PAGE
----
The winter solstice, also known as “Midwinter” and “The Longest Night” marks the astronomical beginning of winter as well as the shortest day and longest night of the year. After this date (occurring between the 20th-22nd of December each year) our daylight hours will begin to get longer, but we still have three more months of winter until spring. We decided to begin a new tradition to celebrate not only the winter season, but our neighborhood wildlife that we get so much joy from observing throughout the year.
Winter marks the beginning of a time of hardship for our wild friends, even though they are perfectly equipped to cope with the harsh outdoor environment, food is not as plentiful as it is in the summer months. So to give them a little boost this is when we hang our suet feeders, peanut cages, and keep our seed feeders full. To make it a little more special we chose a tree in our yard to decorate with some festive treats too!
Popcorn Strings!: Since these are for wild birds that could be harmed by ingesting string or thread, I chose to string our popcorn on a length of wire. Birds wont be able to take any with them when they grab a kernel and it eliminates the needle from the equation making this a kid friendly project! We popped plain popcorn in a pot on the stove with a bit of melted tallow instead of our usual bacon fat (yes we really do that and it is amazing). For a splash of color and a little vitamin C and moisture for our feathery friends I added fresh cranberries to the strings, as well as orange slices.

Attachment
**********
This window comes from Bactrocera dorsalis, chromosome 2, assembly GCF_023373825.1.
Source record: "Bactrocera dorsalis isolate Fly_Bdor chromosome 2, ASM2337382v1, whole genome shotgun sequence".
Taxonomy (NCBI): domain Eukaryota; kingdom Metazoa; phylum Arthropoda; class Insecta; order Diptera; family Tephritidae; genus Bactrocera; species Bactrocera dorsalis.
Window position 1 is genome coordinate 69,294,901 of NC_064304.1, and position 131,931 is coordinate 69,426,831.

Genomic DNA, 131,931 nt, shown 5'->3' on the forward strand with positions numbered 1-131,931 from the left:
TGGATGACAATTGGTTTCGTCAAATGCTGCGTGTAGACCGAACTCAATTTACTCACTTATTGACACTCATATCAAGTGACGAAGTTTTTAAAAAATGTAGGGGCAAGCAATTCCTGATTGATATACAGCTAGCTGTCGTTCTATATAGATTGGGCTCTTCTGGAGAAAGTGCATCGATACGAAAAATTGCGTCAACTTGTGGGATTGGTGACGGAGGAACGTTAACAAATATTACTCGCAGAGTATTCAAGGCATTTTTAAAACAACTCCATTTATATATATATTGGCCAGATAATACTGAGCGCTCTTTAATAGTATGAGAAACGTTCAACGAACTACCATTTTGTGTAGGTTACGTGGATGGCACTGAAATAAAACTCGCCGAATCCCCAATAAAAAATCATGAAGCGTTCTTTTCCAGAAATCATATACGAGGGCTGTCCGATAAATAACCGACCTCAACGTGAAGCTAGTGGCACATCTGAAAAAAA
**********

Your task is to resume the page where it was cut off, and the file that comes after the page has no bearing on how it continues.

Bird Friendly “Cookies” are also on the menu Preheat your oven to 350 and combine in the bowl of a food processor until very sticky:
1 cup dried dates & dehydrated apples
½ cup oatmeal
½ cup raisins
¼ unsalted sunflower seeds
¼ cup meal worms (optional)
Transfer mixture to a large bowl and add two Tablespoons natural peanut butter, and one Tablespoon raw honey, stir until thoroughly incorporated, mixture will become hard to stir. Press into cookie cutter shapes and bake for 20 minutes. Cool, string on wire and hang.
Don’t Forget Good Ole Rabbit: For our very plentiful population of wild rabbits, carrots and apples will be roughly chopped and placed in areas they are known to frequent. Corn cobs will be added to our squirrel feeder…maybe now they’ll stay out of our garage.
What about water? A lot of people express concern about where birds get water in the winter when all fresh water sources are frozen. Rest assured that their water requirements are met by eating snow and wild berries and fruit. But an open water source is always appreciated. You can find various heated bird baths available on the market and you may find that your yard becomes a hot bed of wild bird activity. Purchase a low to the ground bath if you wish to give your rabbit visitors a drink as well.
But where do they sleep? I have often found myself wondering this same question on blustery cold nights. Much like our chickens in the coop, wild birds roost together in large groups to conserve heat. They choose tree cavities, the root balls of upturned trees, and the eves and rafters of old barns. Some species of wild birds will over-winter as a family in the birdhouse they claimed in the spring, so you may want to think twice before you clean it out at the end of the year. – I’d even use it as an excuse to leave that brush pile until spring. Bird watchers can catch wild birds roosting just after sunset.
A note regarding the special treats mentioned in this article: The popcorn strings, and bird cookies will only be presented on this day until they are gone and they will not be available to wildlife the entire season to prevent dependence on them. If you live in an area that prohibits the feeding of wildlife, please observe these rules as they are there to protect not only the wildlife, but you and your family as well.